Friday, 11 April 2014

The Hobbit: The Desolation Of Smaug: That’s More Like It … 

11th April, 2014.

You know, it really is getting late.


But then, that’s one disadvantage to renting a film that lasts as long as the one I rented, this evening.

You tend to end up with monsters.

Which, now I mention it, is possibly more appropriate than I thought.

At ANY rate … ?

I’ve actually managed to have an evening free, tonight.

A free evening, and enough credit on my iTunes Store account to rent a film.

The one in question … ?

Was the second part of Peter Jackson’s version of The Hobbit: called The Hobbit: The Desolation of Smaug.

I’m thinking three things, right now.
  1. Benedict Cumberbatch as the voice of Smaug was INCREDIBLE … !
  2. So were the scenes with Smaug.
  3. And, by GODS, that’s an impressively big dragon!
You can tell something caught my eye, can’t you … ?

Hmmm … Let me get some sleep: I think my brain could do with disconnecting … !


12th April, 2014.

Hmmm … disconnecting …

Yeah …

I managed to get some sleep, there: thankfully: and also managed to help a friend with a virus problem.

I can also safely say I bumped into a Mac using neighbour: who laughed his head off, when I told him about that.

I also had a bit of an issue, meself, actually: bloody Flash!   I managed to update my copy of Adobe Flash player, this morning.   Which then started displaying “Plug-in Failure” messages.   Turns out there’s specific bits of code Adobe didn’t take account of.

They managed to point people’s browsers at the older version of the plug-in, so all’s well, for now.

At ANY rate … ?

At any rate, I started this, wanting to tell you about last night’s film: The Hobbit: The Desolation of Smaug.


The Hobbit: The Desolation of Smaug opens by showing us the first meeting between Gandalf (Sir Ian McKellan) and Thorin (Richard Armitage), in Bree: prior to The Hobbit: An Unexpected Journey.   And sees Gandalf urging Thorin to try to take over Erebor: Thorin’s ancestral home, and currently occupied … 

By Smaug.

There’s ALSO the small matter of vengence: Thorin wants revenge for the death of his family: killed in the original attack on Erebor.

By a dragon called … Smaug.

There’s also the small matter of the Arkenstone: the one thing Thorin needs to unite dwarfdom under his leadership.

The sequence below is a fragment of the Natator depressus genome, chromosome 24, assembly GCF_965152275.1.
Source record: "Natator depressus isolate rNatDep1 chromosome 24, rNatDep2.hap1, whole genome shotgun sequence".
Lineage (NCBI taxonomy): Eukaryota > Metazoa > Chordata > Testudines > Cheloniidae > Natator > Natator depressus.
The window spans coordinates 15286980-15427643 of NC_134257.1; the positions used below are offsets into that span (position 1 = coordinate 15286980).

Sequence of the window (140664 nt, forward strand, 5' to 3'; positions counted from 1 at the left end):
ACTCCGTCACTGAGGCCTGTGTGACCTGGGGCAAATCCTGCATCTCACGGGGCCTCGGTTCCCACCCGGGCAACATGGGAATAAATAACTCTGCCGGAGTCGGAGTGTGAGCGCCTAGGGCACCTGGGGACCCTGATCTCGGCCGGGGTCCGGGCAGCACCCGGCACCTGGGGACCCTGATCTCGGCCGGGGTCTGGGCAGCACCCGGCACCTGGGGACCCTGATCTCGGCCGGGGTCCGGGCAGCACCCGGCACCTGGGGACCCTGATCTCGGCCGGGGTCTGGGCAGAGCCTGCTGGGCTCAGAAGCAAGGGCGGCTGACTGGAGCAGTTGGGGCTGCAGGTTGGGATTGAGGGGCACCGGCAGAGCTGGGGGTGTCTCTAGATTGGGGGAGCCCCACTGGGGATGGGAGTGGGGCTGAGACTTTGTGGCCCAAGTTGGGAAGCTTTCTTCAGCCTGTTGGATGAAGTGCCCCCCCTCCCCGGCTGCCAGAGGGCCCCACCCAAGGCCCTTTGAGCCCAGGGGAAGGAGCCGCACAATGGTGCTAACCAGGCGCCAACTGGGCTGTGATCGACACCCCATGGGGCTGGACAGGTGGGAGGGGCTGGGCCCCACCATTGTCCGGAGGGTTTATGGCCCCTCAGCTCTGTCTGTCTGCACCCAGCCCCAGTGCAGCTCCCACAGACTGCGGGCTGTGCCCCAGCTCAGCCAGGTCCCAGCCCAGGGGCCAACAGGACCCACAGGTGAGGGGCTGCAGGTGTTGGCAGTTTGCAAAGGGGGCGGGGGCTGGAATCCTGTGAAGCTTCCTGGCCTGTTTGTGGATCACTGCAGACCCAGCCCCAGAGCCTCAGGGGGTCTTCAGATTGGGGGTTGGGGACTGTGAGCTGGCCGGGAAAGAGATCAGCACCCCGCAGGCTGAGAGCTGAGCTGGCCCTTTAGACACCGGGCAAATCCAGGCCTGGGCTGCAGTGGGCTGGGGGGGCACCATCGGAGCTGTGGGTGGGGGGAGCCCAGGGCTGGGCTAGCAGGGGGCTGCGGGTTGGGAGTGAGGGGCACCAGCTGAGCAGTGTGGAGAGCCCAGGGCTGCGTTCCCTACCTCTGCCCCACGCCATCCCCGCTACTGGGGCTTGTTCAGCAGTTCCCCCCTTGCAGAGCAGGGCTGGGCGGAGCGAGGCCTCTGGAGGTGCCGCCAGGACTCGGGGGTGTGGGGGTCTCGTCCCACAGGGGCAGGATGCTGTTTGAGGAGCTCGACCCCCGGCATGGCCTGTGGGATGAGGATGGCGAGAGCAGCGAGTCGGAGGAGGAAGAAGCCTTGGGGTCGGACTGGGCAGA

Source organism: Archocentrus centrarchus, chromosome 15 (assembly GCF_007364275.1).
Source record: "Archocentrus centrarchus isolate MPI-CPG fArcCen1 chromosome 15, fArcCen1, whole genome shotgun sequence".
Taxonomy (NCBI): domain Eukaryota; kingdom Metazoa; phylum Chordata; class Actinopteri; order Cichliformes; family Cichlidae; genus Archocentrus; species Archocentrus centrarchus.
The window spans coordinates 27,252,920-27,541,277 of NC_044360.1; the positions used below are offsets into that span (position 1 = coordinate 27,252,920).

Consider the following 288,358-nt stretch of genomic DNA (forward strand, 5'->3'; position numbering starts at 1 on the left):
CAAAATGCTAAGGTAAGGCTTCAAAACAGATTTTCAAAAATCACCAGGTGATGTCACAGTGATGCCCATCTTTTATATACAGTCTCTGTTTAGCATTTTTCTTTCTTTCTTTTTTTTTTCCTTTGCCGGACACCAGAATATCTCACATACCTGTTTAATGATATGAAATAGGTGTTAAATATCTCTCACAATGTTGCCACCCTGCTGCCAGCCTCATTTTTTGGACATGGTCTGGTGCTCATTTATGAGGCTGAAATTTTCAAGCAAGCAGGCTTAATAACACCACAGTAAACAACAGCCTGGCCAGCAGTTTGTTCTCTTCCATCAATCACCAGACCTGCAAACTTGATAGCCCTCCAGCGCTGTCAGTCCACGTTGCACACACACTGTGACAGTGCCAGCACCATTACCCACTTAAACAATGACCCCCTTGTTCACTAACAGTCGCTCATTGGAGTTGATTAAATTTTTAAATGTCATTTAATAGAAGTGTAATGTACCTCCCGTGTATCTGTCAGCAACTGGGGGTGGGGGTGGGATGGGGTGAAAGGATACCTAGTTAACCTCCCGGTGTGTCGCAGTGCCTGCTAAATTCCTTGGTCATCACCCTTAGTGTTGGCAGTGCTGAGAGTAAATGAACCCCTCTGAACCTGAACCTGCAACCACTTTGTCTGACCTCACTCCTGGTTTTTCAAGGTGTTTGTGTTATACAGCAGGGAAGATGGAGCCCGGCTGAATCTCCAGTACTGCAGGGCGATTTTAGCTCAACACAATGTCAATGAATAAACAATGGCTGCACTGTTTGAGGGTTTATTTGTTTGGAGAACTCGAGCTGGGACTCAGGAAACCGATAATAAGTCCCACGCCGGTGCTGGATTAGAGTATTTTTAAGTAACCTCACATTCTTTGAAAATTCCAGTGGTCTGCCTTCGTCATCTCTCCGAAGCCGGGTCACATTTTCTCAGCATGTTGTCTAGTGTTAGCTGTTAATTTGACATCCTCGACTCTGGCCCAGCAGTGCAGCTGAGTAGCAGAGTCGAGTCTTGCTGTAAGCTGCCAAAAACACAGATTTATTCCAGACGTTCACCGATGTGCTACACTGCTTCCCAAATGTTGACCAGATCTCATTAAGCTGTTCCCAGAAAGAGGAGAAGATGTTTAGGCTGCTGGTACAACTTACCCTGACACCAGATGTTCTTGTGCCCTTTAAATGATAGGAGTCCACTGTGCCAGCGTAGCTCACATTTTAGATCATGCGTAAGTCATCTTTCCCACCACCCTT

That’s currently being sat on by Smaug, as well.

It’s only THEN, or course, that Gandalf makes a suggestion.

That Thorin — and his friends — should get hold of a burglar.


It’s then, of course, that the scene moves on: to some twelve months later, when Bilbo (Martin Freeman), Thorin and the company have escaped the Misty Mountains.

Only to be pursued by Orcs.

Straight into the hands of Beorn: a skin-changer, capable of turning into a bear.   And a skin changer who’s not fond of dwarves.

But less fond of Orcs, and happy to help the group get to the Lonely Mountain, before Durin’s Day.

It’s only when the team get to Mirkwood that Thorin and company release a thing or two.

That spiders* in Mirkwood get big.

And that the Elven King of Northern Mirkwood — Thranduil, played by Lee Pace — is … well … not as friendly to dwarves as his son, Legolas … 

All this … ?

All this, before they get to the Lonely Mountain, itself.

Which is where the fun REALLY starts … 

Fun … 

A thrush … 

And a sleeping dragon … 


Now … 

Did I came away impressed from The Hobbit: The Desolation Of Smaug … ?

Yes, I think I did.

Whilst the film is long — 161 minutes — it’s also some eight minutes shorter than its predecessor, The Hobbit: An Unexpected Journey, it feels somewhat better paced: and somewhat less padded.

Although, saying that, it occurred to me, last night, that the entire film series could well have been down as a big budget — seriously big budget — TV series: a one off special of some sort.

That’s possibly an argument for another time, though.

I do feel the film is — like the rest of the Wingnut/New Line/Warner Brothers produced versions of Tolkien’s legendarium — a well produced piece with a great ensemble cast, great effects and well written.

Granted, I think the producers have had to deviate somewhat from the original text of the novels, but the sheer size of the cast means that extra plots could be added so the sheer number of characters Tolkien invented could be used.

Used … and STILL not feel like padding.

Whilst we’re talking of characters, the introduction of Tauriel — Evangeline Lilly — is actually welcome: she acts as a love interested for both Legolas (Orlando Bloom) and Fili (Aidan Turner‡), and provides much needed support.   Both militarily and otherwise.

There’s ALSO the point I made, in opening the post.

The combination of what I felt to be some excellent design and animation work, AND Benedict Cumberbatch’s voice, brought Smaug — possibly one of the fantasy villains† — to truly stupendous life.

As terrifying, and riveting — if not more more-so — than Gollum.

That makes The Hobbit: The Desolation Of Smaug a serious contender for three stars, from where I’m sitting.

Roll on the last film in the trilogy.

I’d like to see how this plays out.
The Hobbit: The Desolation Of Smaug

*        Don’t quote me, but I read a biography of Tolkien, many years ago, that said the Professor was seriously arachnaphobic.   Which is why both The SilmarillionThe Lord Of The rings and The Hobbit all feature malevolent giant spiders: they were the most terrifying thing he could think of.

†        I’ve personally felt — in any discussion of Tolkien’s work — that Gollum was the dominant villain: both pathetic, treacherous, evil … and ultimately redeemed by his death in The Return Of The King.   On the other hand … ?   Smaug is irredeemably evil: asking not for forgiveness, but only the death of those who oppose him.

‡        As of 2015, the former Being Human star is in the BBC’s updated version of Poldark.

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